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The Month in Numbers, Pure Storage, MHR, Wundermail, Canada Life & Riskiq

52 Off target
Under half (48%) of government ICT leaders are confident that their current data infrastructure will enable their organisations to meet strategic transformational objectives. In a survey of 101 government ICT leaders by Pure Storage, four fifths of respondents were concerned that their current data infrastructure was compromising operational agility (85%), increasing operational costs (83%), creating compliance challenges (82%) and reducing their ability to meet citizen expectations (80%). Only 49% of current government ICT projects fully meet expectations and are delivered on time and within budget.

52 Complacent about compliance
Implementing new data handling processes has been the greatest area of compliance investment in the last 12 months, according to a survey of UK GDPR decision-makers by data security solutions provider Egress. Even so, 52% of UK businesses are still not fully GDPR compliant.

54 Self deluded
Almost half of business leaders are failing to achieve a positive financial return from digital transformation projects they have executed, claims a new report from HR and payroll provider MHR, Businesses are not ready to transform (but they don’t know that). A poll of 250 business leaders at organisations with more than 1,000 employees reveals that while 90% of business leaders have initiated one or more digital transformation projects, only 54% believe that these have delivered financial benefits for the organisation. Still, 95% of business leaders describe themselves as ‘digital thinkers’ and 84% believe they have the necessary skills to oversee digital transformation projects.

55 So, what is it you do?
A survey of 2,500 UK remote workers for the Wundamail State of Remote Work Report 2019 highlights the significant challenge of managing a remote workforce. More than half (55%) of respondents claim that their manager ‘does not fully understand what I do each day’; 61% do not feel part of the team; and 42% feel they suffer from a lack of support.

While 74% believe remote working increases their overall productivity, 66% say they are tempted to ‘push the boundaries’ and one third admit that they have at times ‘taken advantage of the lack of supervision’. The biggest ‘productivity barriers’ are communication (47%), followed by maintaining focus and motivation (39%).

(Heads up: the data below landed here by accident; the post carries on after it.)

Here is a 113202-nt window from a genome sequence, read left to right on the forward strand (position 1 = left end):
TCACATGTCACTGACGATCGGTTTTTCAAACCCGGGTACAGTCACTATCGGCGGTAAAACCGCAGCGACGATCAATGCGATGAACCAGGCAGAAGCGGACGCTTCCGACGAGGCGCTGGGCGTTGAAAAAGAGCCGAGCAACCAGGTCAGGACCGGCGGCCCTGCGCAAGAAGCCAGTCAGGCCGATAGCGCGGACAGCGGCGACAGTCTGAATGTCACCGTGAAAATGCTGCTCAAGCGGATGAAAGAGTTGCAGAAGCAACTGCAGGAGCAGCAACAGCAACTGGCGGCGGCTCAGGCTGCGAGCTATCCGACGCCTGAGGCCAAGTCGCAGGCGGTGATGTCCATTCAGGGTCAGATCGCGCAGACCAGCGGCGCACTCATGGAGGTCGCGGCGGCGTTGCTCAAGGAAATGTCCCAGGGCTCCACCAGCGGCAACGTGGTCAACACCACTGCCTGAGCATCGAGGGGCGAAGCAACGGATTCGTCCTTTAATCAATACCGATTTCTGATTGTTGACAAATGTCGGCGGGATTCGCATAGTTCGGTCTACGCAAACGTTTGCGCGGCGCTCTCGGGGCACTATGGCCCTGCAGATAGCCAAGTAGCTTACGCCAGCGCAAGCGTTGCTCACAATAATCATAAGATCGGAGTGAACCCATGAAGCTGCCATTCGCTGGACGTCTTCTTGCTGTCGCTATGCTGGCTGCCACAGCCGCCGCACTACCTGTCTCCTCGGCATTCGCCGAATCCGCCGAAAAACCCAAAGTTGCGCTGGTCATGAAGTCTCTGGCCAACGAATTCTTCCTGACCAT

60 Energised for work
Almost two thirds (65%) of office workers who don’t currently have the option of flexible working claim that they would be more motivated and productive if they were able to choose their working hours. Of these, 60% said that flexible working would enable them to work at times of day when they have the most energy. Currently just 18% of workers in small and medium-sized businesses have flexible working arrangements (source: The Brew by rent24

61 Choosing to be happy
A recent report by Capita (The State of IT – The Employee Verdict) claims that while 71% of employees would like the option to work remotely, only 32% can do so whenever they want. Flexible/remote working was the third greatest contributor to happiness at work (cited by 61%), after salary (86%) and holiday entitlement (75%) and well ahead of health insurance (21%), share options (12%) and a company car (10%). Perceived benefits of flexible working are a better work-life balance (60%), reduced transport costs (47%) and a smaller carbon footprint (35%).

65 Not done yet
Almost three quarters (71%) of Brits plan to work beyond the age of 65, reveals new research by Canada Life Group Insurance. However, 41% are concerned that their health will make it difficult to do so and more than one quarter think bosses view older workers as ‘hassle’ because of health problems (27%) and because they are stuck in their ways (30%), technologically inept (30%) and less productive than younger workers (21%).

2.3m Gone in 60 seconds
RiskIQ’s third annual Evil Internet Minute report highlights the scale of the cyber risk facing businesses. The attack surface management company has calculated that cybercriminals cost the global economy a total of £1.2 trillion last year, or £2.3 million every cyber minute.

Its research highlights per minute costs for a variety of threats, including ransomware (£17,817); phishing attacks (£14,200); compromised identifier records (£8,100); and hacks on cryptocurrency exchanges (£1,550).